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The University of Southampton

CHEM1008 Environmental Chemistry 1: Aquatic Chemistry

Module Overview

Aims and Objectives

Module Aims

The primary aim of this course is to provide a sound understanding of the chemistry within the aquatic environment and the techniques involved in predicting the behaviour of both natural and pollutant species. The module is available as an optional/elective module to students who have completed A-level Chemistry or an equivalent.

Learning Outcomes

Knowledge and Understanding

Having successfully completed this module, you will be able to demonstrate knowledge and understanding of:

  • Predict the behaviour of environmentally important chemicals under typical aquatic environmental conditions.
  • Describe how the various aquatic chemical environments arise in nature.
  • Apply a knowledge of the behaviour of individual components in a system to explain real-world aquatic environmental chemistries.
  • Discuss how the presence of individual species, and their interactions, will affect the overall chemistry of a complex environmental system and the affect these will have on the ecosystem
  • Assess potential environmental impact in the aquatic system
Transferable and Generic Skills

Having successfully completed this module you will be able to:

  • Working as a member of team to solve a problem
  • Reporting on a case study making use of a variety of sources
  • Referencing the ideas of others within their work.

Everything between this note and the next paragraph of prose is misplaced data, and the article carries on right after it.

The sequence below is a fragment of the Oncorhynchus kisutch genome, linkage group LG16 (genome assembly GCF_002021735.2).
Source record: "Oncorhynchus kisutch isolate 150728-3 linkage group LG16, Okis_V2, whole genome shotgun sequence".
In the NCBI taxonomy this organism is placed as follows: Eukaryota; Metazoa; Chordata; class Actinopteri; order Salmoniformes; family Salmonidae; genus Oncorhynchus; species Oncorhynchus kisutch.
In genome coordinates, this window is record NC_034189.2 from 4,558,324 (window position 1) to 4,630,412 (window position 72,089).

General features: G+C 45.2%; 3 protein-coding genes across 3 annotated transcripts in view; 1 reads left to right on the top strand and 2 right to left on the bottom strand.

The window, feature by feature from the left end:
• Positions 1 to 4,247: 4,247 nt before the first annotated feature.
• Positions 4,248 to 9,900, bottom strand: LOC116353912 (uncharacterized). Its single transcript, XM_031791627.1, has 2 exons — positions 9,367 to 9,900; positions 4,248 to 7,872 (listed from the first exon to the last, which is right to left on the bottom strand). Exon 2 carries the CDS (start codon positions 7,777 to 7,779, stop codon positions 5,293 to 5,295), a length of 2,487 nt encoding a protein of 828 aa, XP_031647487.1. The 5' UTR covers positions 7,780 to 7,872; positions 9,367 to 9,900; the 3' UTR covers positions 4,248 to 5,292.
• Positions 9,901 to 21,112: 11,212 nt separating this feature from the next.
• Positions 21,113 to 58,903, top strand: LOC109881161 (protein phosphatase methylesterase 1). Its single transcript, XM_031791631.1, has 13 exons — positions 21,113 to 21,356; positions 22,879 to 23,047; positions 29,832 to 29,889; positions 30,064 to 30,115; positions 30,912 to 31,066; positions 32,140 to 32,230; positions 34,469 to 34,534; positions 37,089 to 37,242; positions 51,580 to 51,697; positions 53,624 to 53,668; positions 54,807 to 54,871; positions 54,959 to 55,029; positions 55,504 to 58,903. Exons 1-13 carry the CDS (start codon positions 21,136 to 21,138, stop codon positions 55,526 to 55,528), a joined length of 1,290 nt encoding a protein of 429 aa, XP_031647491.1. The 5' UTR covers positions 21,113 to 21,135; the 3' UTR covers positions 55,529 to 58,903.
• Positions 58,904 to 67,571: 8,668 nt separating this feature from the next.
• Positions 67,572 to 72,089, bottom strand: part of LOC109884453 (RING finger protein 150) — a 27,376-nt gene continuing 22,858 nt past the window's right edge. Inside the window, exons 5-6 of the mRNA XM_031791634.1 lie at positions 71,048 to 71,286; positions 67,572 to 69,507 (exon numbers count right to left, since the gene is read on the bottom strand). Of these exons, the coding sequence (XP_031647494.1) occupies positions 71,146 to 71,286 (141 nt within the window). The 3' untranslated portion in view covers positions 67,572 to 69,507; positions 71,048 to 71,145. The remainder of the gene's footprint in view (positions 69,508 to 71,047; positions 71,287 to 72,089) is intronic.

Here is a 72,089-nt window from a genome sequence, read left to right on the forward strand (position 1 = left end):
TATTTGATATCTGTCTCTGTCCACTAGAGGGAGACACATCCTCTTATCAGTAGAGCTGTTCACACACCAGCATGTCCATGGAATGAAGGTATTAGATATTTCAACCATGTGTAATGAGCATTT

• Using students’ theoretical knowledge to solve real-world type problems.


An introduction to the chemistry of the oveall environment and the aquatic environment in particular covering the types of natural waters and differences in their compositions, the hydrological cycle, marine and freshwater systems and introducing the concept of residence times derived from simple box models. Water: Phase diagram of water and the impact on its environmental behaviour - the oddities of water. Acidity of water, hydronium ion and hydrogen bonded structures, calculating the pH of solution through mass balance/charge balance approach. Example of Carbonic acid using graphical representations of species changes with pH, gas partitioning into solution. Henry's Law, calculation of pH of rainwater. Understanding the structures of lakes, seas and the processes involved in lake overturn, specific examples from the Back Sea, Dead Sea and other similarly isolated regions. Acid deposition. Sources and effects of acidification, e.g.the release of metal toxins by acid precipitation. Carbonate mineral dissolution and pH buffering control (Lake Orta). Analyitcal methods for pollution monitoring and analysis. Redox phenomena in environmental chemistry. Solubility of gases. Redox reactions and the Nernst equation. PE - pH stability diagrams and the Camelford incident. Wastewater treatment. Removal of colloidal matter. Drinking water purification. Plastic pollution of the oceans.

Learning and Teaching

Teaching and learning methods

Lectures, Workshops, online material, Group problem-based learning (PBL) sessions, Small peer group teaching & evaluation

Preparation for scheduled sessions42
Wider reading or practice40
Completion of assessment task20
Total study time154



MethodPercentage contribution
Exam 60%
Online test 20%
Problem solving 20%


MethodPercentage contribution
Coursework marks carried forward 40%
Exam 60%

Repeat Information

Repeat type: Internal & External

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